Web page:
Bello to 'unfair' JBC: 'I was not given due process'

MANILA, Philippines – Labor Secretary Silvestre Bello III said the Judicial Bar Council (JBC) did not give him “due process” when he was disqualified for the post of the Ombudsman.

In a media briefing on Wednesday, July 25, Bello explained he was disqualified by the JBC on the grounds that he apparently had a pending case with the Department of Justice (DOJ) at the time of deliberations. He said he was not aware of it then.

“I was not aware of any case against me. The day I was informed that I was disqualified, [I] tried to look at my records and I found that there was a case filed as early as 2012. I was charged of a syndicated estafa,” he told reporters.

Bello denied involvement in the corporation he allegedly chaired and founded. He said he had filed a counter affidavit from way back.

“Tinatanong ko lang sa JBC bakit nung nag-interview, bakit nila ako i-interviewhin if idi-disqualify ako? Why did they not confront me first about this?” Bello said.

(I’m just asking JBC, when they interviewed me, why did they interview me if they will eventually disqualify me? Why did they not confront me about this?)

The DOJ has recently dismissed the case, Bello said. But he added it should have been done before due to “inordinate delay.”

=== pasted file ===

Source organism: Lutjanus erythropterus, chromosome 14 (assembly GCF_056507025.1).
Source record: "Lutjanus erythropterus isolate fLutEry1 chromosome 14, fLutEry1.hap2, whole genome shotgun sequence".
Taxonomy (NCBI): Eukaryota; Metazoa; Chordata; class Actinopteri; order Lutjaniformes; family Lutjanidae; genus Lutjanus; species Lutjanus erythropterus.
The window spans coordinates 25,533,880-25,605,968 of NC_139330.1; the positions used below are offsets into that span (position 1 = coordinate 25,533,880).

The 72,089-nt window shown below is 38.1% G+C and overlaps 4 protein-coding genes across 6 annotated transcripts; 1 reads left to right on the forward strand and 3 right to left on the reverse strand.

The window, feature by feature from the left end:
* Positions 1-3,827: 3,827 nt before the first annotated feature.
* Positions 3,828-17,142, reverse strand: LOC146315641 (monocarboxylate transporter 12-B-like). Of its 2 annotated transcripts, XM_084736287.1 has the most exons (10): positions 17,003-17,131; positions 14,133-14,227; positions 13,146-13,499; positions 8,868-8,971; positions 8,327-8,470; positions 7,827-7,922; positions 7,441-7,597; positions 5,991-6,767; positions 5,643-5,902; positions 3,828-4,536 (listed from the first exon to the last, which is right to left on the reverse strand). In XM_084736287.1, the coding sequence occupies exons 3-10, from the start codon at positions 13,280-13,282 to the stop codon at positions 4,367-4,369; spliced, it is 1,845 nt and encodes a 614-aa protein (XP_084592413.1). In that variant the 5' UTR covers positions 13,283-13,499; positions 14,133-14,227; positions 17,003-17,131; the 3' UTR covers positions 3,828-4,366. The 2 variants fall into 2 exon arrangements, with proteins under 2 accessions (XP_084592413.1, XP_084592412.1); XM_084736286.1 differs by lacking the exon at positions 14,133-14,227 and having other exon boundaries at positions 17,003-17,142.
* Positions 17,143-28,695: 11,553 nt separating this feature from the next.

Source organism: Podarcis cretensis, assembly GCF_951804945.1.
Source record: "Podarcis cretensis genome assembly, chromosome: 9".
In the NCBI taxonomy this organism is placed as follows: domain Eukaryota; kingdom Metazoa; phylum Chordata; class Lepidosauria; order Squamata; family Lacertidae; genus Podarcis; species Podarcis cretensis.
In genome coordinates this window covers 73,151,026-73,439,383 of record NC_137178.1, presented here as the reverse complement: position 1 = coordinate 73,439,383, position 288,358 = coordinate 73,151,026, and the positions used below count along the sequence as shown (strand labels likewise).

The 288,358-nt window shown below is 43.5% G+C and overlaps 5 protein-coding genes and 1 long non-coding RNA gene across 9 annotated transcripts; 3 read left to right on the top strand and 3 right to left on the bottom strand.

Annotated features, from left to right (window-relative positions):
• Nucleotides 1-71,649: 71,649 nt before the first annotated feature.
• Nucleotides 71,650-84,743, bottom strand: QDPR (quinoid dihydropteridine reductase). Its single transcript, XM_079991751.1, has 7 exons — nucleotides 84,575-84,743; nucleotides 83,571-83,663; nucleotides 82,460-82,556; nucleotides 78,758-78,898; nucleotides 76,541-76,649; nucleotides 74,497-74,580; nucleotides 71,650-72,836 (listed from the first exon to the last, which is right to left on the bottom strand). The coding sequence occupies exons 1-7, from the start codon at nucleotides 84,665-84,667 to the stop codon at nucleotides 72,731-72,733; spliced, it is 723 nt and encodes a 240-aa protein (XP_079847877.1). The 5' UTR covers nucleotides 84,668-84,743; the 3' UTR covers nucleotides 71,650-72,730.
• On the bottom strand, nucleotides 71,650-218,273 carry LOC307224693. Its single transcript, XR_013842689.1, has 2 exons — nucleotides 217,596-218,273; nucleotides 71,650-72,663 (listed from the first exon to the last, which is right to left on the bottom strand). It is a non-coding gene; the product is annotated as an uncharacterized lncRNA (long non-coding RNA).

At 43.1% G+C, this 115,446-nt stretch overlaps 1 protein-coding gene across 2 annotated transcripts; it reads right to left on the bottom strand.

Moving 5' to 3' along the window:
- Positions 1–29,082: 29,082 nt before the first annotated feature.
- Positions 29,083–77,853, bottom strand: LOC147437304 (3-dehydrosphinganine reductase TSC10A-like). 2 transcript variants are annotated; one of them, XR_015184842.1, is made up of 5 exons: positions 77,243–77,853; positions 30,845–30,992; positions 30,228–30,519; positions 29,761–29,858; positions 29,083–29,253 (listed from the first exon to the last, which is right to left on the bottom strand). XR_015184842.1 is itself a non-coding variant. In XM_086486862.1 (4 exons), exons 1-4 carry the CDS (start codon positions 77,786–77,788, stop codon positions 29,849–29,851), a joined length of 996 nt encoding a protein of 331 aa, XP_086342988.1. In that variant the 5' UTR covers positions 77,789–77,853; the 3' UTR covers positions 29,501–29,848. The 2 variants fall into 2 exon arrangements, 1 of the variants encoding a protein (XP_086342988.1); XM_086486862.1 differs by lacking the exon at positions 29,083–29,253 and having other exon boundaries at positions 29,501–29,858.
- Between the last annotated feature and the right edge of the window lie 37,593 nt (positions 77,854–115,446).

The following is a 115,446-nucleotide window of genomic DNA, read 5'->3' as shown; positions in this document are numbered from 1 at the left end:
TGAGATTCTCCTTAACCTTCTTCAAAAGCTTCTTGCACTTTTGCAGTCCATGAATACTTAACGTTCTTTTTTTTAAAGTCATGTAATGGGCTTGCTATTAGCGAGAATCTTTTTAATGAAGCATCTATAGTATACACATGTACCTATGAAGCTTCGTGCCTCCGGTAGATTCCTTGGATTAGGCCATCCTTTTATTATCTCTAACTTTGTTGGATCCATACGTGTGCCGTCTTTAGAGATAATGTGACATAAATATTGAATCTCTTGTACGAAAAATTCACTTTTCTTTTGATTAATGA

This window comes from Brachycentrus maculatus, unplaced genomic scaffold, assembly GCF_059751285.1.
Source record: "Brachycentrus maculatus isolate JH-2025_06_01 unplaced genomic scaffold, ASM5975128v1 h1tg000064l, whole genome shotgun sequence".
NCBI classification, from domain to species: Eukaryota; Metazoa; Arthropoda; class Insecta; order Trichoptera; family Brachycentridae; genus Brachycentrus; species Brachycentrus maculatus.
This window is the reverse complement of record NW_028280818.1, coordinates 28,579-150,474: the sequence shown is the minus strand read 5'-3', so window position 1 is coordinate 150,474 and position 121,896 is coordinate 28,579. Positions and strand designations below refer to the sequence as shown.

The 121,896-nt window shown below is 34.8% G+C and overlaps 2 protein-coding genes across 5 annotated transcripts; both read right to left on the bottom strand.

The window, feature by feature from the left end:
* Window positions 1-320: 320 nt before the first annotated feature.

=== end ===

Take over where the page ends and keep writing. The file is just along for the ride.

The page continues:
“To be fair to JBC, I don’t question the selected nominees. That is their privilege. But the process, I think it’s unfair. They denied me due process,” he said in a mix of English and Filipino.

On Friday, July 20, the JBC has submitted to President Rodrigo Duterte the following names for the post: Supreme Court Associate Justice Samuel Martires, Special Prosecutor Edilberto Sandoval, and lawyer Felito Ramirez.

Sources said that Bello was supposedly a front-runner during the application process. The labor chief earlier said he had always wanted to help the President in his anti-corruption drive better if he becomes Ombudsman.


Bello said his enemies are bent on booting him out of the Department of Labor and Employment (DOLE) and derailing his bid for Ombudsman.

On Wednesday, he reiterated his call for his enemies to file a case against him instead of putting him on “trial by publicity.”

“Go to court and sue me if you think you have evidence against me. Why lodge the complaints with the PACC (Presidential Anti-Corruption Commission) or with Arnold Clavio? They are not courts,” Bello said.

The labor chief said he will seek legal action against his detractors.

Despite the allegations, Malacañang said that Bello still enjoys the trust of the President. —

Aika Rey

Aika Rey covers the Philippine Senate for Rappler. Before writing about politicians, she covered budget, labor, and transportation issues.